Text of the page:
Amidst rising visa scams, Riskline prepares guide to spot fake e-visa websites

Digitalisation of visas presents new opportunities for scammers
/ New Delhi
Amidst rising visa scams, Riskline prepares guide to spot fake e-visa websites

Riskline says that digitalisation has also resulted in new opportunities for scammers to deceive unexpert travellers into fake government websites

With increasing adoption of e-visas, number of visa scams has risen around the world as scammers set up fake websites to lure unsuspecting travellers. Riskline has prepared a guide to help identify fake e-visa websites.
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Travel risk intelligence company, Riskline has warned against rising visa scams. In a press statement, Riskline says that visa scams are increasingly reported among travellers, as many countries are replacing paper visas and entry stamps with e-visas or Electronic Travel Authorisation systems.

Riskline says that while the internet has simplified application processes through which travellers gain entry permissions via quick and easy steps, this digitalisation has also resulted in new opportunities for scammers to deceive unexpert travellers into fake government websites.

To help travellers avoid the pitfalls, Riskline has prepared a guide on how to spot a fake e-visa website in just a few easy steps.

Riskline says that the first step is to avoid going in for the first website that appears in Google search, but instead look for simple signs that assure security. It says travellers must look out look out for “https://” and the padlock icon at the beginning of the URL. If both are present, it means that the connection is secure and safe for the user, it says.

It adds that travellers must ensure that they have navigated to an official e-visa application platform. Electronic application platforms are usually available via Embassy and Consulate websites, whose URLs likely terminate with the country code, it says adding that every country is identified by a 2-letter code,  the ISO Alpha-2 code and whose list is available on Riskline website.

It says that if the country code is missing in the URL, then travellers should look for a section called “About Us”. Or for a statement from the agency describing who manages the process, and to which regulations they comply with. Typically, non-government-designated visa services would include a disclaimer stating that their services are not officially affiliated with the country’s government in the site’s bottom section.

Riskline says that another clue may lie in the design and content of the website. It adds that fake e-visa service providers mimic government websites by using country flags or logos that can look familiar, thus attracting inexperienced travellers to trust their websites instead of official sources. It adds that one can also spot them through unprofessional design and grammatical errors in the content. They might contain non-visa-related information or services such as travel tours, pop-up windows and advertisements. It says that if travellers are applying via a third-party service provider, they ought to verify their experience through credentials and reviews.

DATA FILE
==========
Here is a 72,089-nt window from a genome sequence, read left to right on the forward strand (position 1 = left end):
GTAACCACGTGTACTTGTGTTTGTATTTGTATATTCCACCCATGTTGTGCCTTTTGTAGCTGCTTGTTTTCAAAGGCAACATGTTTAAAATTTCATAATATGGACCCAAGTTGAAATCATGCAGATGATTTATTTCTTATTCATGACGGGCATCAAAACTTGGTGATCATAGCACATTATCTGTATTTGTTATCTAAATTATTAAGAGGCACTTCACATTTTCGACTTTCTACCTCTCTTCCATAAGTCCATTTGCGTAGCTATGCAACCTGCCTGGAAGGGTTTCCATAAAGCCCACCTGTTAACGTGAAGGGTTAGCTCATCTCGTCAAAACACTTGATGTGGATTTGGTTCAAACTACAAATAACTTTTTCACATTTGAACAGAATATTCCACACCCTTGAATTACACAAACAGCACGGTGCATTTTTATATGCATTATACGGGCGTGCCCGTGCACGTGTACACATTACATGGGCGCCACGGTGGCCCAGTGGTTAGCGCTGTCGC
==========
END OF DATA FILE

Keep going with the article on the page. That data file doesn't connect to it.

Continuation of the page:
It adds that the procedures, processing times and fees to gain an e-visa are usually standardised. Fairly reduced application times are not reliable, as well as promises of special deals, discounts on visa packages or reduced fees. It advises travellers to avoid lotteries and emails or ads where visas are promised as a prize.

It also suggests to compare prices and times with different providers before trusting a third-party service provider. ‘‘If you are asked to book an appointment, keep in mind that most e-visa applications should be done online, therefore do not need any in-person appointments. Certain procedures or payment methods should raise suspicion,’’ says Riskline.

It also advises travellers to stay away from websites where they get one or more of the following requests:

  • Click on links in an email, to open webpages or attachments, or to upload documents with sensitive information.
  • Pay or transfer money via unofficial channels.
  • Pay large amounts of money upfront.
  • Buy gift cards or vouchers.
  • Transfer money to release your information or fix your account.
  • Give remote access to your computer.

It also advises travellers to anticipate issues related to fake e-visas. It asks them to verify contact information options before paying. If something goes wrong along the process, or one never receives the  e-visa, the travellers should be able to know who to contact to solve the problem before travelling. It also asks them to verify in advance if thereis a refund policy.

It also asks them to verify fines and penal provisions in the countries where they are heading to. The inconvenience of gaining a fake e-visa is not covered by travel insurance. It says that therefore it is up to the travellers’ liability to be in line with travel document requirements. It adds that if they are found travelling with a fake visa, travellers may be arrested, jailed, or deported on arrival.

It adds that authentic government websites usually provide an advisory page and, in some cases, such as India, authorities provide a list of fake Indian e-visa websites.

It adds that whether they choose to apply for an e-visa yourself or to rely on visa service providers, make sure they link things back to the official sources, as Riskline does with Travel Search.

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